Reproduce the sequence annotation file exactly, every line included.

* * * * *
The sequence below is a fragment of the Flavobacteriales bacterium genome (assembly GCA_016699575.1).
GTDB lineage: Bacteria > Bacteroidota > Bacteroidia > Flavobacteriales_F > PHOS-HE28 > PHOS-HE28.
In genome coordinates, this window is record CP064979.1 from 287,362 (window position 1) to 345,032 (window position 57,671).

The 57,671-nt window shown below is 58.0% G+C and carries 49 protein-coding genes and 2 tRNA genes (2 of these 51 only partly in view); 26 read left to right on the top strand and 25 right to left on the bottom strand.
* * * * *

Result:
The sequence below is a fragment of the Flavobacteriales bacterium genome (assembly GCA_016699575.1).
GTDB lineage: Bacteria > Bacteroidota > Bacteroidia > Flavobacteriales_F > PHOS-HE28 > PHOS-HE28.
In genome coordinates, this window is record CP064979.1 from 287,362 (window position 1) to 345,032 (window position 57,671).

The 57,671-nt window shown below is 58.0% G+C and carries 49 protein-coding genes and 2 tRNA genes (2 of these 51 only partly in view); 26 read left to right on the top strand and 25 right to left on the bottom strand.